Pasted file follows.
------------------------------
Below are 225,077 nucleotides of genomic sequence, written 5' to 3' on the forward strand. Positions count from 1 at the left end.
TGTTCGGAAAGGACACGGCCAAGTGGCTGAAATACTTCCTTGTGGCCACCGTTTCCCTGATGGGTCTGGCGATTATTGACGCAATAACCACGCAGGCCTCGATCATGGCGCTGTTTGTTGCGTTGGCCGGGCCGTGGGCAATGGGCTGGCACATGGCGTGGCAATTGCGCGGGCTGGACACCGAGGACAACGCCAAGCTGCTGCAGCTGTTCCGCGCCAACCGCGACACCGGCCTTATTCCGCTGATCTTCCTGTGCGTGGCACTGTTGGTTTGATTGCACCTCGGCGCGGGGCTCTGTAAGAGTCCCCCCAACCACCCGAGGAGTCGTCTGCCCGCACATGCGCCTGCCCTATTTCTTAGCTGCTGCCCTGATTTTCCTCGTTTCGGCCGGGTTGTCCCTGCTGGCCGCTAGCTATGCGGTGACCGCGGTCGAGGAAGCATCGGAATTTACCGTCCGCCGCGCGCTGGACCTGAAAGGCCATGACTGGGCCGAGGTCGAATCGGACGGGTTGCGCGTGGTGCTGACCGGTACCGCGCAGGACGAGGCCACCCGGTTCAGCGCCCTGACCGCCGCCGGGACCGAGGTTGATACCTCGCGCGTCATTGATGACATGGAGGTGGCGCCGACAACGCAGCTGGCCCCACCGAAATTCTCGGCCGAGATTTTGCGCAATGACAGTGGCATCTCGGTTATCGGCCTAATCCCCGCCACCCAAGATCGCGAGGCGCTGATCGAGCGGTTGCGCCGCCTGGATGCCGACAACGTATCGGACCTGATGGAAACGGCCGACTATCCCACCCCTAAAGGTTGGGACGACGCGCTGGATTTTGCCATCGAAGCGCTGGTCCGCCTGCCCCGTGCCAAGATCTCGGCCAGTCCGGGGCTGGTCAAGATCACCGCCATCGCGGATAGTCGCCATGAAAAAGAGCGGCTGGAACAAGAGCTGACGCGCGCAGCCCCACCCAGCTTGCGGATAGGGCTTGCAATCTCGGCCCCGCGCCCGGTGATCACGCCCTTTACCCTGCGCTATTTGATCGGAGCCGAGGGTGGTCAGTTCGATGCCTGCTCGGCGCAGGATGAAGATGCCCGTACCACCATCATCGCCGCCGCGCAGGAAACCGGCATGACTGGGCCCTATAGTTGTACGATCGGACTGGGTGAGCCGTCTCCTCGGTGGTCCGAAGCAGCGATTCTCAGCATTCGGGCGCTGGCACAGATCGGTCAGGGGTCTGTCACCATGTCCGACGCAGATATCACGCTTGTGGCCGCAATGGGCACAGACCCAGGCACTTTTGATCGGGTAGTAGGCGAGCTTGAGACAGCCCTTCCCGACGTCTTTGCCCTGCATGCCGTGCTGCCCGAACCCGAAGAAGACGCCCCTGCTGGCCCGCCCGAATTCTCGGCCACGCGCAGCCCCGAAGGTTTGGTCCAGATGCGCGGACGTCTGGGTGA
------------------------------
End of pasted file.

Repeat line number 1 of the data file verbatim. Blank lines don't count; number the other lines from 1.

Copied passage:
Below are 225,077 nucleotides of genomic sequence, written 5' to 3' on the forward strand. Positions count from 1 at the left end.